Overcoming obstacles to meaningful engagement
Effective stakeholder engagement is a holy grail that every public sector organisation is in search of.
Getting it right is important for a large number of reasons, not least because people trust organisations that engage well with them.
Drilling down into more detail, a 2009 Ipsos MORI and Social Research Institute report, Understanding Your Stakeholders: A best practice guide for the public sector, identified three characteristics that distinguish organisations that manage stakeholder engagement well. They are:
- Leadership – having clear priorities and a shared vision of how to achieve them
- Staff — credible, consistent people who share their organisation’s objectives
- Communication — communicating real, two-way conversations both internally and with stakeholders.
In short, public sector organisations need to have a clear sense of where they are going, bring their staff along with them, and engage in meaningful dialogue with their stakeholders.
But why is this so vital? The same report gives us a credible answer:
Partnership working and strong stakeholder relations will only become more important in the future. In the current economic climate, with more focus than ever before on demonstrating efficient and responsible use of public money, there is a need to be transparent, accountable and in touch with your stakeholders. Building trust with stakeholders makes relationships more productive and fosters partnership working, helping organisations to prioritise and meet their aims.
This is true, but for many public sector organisations there are two obstacles that stand in their way of building up that trust. They are:
1. Numbers. The sheer number of stakeholders can make it difficult for public sector organisations to engage with them all in any meaningful way — meaning some stakeholders feel left out. A local council’s stakeholders include residents, community groups, churches, charities, service users, colleges, schools, media, retailers, businesses… and that’s just scratching the surface. It can seem next to impossible to hold two-way conversations with many hundreds of different groups.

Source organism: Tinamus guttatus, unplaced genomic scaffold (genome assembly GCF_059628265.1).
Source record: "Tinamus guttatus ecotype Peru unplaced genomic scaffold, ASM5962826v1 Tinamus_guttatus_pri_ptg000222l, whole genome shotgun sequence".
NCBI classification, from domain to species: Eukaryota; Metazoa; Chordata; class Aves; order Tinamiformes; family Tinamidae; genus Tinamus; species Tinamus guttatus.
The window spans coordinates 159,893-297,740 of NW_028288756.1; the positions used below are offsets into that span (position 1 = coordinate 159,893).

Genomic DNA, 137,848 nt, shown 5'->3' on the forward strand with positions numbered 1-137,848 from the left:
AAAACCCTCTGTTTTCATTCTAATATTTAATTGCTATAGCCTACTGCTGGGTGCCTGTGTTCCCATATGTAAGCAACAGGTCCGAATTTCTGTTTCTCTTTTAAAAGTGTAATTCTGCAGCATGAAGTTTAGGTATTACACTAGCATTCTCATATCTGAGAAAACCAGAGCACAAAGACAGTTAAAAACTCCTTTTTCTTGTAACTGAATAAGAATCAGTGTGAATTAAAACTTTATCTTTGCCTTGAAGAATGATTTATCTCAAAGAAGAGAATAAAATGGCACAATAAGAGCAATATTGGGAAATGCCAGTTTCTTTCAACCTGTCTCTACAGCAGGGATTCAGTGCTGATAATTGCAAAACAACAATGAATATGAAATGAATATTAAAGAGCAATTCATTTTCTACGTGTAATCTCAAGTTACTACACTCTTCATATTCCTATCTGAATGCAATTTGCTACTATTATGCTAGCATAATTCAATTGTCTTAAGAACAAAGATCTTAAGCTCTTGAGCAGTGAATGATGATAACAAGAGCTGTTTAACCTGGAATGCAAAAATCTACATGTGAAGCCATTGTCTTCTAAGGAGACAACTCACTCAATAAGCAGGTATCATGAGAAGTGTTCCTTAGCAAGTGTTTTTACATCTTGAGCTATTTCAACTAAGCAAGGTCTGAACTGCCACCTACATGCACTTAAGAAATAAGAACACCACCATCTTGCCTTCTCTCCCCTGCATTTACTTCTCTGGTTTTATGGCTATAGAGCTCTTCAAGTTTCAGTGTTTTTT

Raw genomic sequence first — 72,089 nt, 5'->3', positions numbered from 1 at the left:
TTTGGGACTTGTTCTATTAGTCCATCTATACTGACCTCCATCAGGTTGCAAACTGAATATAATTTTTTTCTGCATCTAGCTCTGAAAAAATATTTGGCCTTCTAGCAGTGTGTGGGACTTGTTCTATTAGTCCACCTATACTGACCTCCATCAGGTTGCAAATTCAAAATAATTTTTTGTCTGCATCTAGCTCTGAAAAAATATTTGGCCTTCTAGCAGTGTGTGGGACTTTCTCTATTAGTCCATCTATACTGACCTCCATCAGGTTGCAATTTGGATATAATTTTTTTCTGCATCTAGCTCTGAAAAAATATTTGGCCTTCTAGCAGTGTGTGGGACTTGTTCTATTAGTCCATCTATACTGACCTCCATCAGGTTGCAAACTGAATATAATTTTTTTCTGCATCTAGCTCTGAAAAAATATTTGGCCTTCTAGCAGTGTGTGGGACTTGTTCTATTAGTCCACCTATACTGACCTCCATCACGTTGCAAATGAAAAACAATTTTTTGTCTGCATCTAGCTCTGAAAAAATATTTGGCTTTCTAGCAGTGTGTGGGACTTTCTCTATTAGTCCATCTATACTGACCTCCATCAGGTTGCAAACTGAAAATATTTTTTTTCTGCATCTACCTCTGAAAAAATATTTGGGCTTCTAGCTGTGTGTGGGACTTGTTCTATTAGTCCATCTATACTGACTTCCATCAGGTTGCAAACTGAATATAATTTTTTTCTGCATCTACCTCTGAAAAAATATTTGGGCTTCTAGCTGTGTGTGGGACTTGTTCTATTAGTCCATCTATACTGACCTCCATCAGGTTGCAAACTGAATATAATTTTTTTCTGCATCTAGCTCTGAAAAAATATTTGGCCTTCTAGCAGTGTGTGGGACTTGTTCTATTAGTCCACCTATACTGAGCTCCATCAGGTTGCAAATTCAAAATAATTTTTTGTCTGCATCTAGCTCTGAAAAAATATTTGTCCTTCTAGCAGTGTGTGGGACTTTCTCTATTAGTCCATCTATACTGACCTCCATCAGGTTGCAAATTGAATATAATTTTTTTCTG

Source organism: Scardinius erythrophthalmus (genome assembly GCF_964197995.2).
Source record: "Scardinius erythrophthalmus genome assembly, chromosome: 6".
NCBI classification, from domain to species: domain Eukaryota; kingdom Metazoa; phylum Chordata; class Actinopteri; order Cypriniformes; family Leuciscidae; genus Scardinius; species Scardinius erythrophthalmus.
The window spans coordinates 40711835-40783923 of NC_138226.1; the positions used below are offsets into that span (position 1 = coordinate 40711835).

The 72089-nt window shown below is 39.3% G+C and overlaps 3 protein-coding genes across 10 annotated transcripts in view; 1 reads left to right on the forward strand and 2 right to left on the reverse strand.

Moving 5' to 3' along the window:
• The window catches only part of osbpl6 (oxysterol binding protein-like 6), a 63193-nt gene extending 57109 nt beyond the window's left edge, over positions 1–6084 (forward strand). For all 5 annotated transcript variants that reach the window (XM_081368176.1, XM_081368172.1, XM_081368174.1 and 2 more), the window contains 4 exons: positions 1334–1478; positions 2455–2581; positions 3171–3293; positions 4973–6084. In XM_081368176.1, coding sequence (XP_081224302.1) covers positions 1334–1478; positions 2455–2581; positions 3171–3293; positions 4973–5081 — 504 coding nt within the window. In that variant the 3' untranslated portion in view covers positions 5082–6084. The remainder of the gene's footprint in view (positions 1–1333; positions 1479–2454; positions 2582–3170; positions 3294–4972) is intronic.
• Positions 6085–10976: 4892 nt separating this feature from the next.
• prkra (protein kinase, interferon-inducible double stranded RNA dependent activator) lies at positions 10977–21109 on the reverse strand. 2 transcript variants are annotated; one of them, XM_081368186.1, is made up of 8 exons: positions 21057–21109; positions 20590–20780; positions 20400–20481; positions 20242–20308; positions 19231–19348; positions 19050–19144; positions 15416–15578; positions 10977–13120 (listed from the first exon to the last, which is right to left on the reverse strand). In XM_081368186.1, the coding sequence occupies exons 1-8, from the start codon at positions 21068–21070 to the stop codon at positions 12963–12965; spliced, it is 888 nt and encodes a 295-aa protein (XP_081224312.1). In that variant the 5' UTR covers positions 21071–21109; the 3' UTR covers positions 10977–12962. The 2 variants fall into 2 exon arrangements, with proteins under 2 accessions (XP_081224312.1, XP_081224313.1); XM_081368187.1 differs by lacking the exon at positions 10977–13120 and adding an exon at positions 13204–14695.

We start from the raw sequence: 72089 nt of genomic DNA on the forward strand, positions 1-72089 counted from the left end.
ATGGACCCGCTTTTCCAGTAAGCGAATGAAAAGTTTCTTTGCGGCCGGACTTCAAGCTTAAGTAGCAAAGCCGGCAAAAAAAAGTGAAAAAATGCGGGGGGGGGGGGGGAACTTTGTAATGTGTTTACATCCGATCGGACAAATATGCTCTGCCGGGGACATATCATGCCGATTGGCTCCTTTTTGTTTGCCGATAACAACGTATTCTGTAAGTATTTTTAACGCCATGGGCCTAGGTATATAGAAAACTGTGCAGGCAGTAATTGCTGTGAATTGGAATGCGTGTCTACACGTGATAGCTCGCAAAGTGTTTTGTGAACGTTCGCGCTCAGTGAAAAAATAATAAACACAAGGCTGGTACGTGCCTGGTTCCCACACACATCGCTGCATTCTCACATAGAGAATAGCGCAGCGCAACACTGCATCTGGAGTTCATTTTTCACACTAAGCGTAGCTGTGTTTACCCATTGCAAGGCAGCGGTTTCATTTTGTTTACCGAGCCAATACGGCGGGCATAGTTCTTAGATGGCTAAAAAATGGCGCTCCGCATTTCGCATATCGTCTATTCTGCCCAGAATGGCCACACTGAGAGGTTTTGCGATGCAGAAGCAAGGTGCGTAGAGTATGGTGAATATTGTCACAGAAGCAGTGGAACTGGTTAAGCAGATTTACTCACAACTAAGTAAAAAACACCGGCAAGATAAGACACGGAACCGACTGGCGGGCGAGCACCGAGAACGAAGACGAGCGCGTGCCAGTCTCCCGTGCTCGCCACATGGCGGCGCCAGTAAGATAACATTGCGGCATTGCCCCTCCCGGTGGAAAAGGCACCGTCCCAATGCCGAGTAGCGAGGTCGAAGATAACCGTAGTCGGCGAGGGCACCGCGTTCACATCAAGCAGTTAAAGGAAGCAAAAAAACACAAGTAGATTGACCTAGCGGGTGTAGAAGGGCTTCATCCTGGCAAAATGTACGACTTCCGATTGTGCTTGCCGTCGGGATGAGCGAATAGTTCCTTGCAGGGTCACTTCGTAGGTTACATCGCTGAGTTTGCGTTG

2. Co-ordination. Although there are many stakeholder groups, it can be difficult to draw on the expertise of their memberships. For example, if schools are stakeholders in your organisation, how can you draw on the expertise of many hundreds of teachers and other staff?
Both of these problems can be overcome with the intelligent use of online collaboration.
Instead of an organisation having to engage with every group individually, it becomes possible to engage with many groups in the same online workspace. For example, if a council is seeking views on a planning issue, it can bring developers, architects, community groups, residents and others into a collaborative environment — allowing it to share information and gather feedback from all users.
In other words, collaboration doesn’t just give stakeholders a chance to make their views known, it allows them to get together to solve issues, work towards a common aim or create new projects.
Secondly, online collaboration makes it simple for organisations to draw on the expertise of stakeholders. Once you have a secure online workspace, you can invite any numbers of stakeholders you like to contribute — whether to formulate policy, provide feedback, or simply eliminate the time and financial costs of bringing the same people together in person.
In our guide, which you can download below, you can find some examples of effective stakeholder engagement — including one organisation’s collaboration with 200,000 stakeholders to introduce a new e-conveyancing system.
It will give you many ideas on how to better collaborate with your own organisation’s stakeholders — and we’d love to hear what you come up with. Be sure to let us know!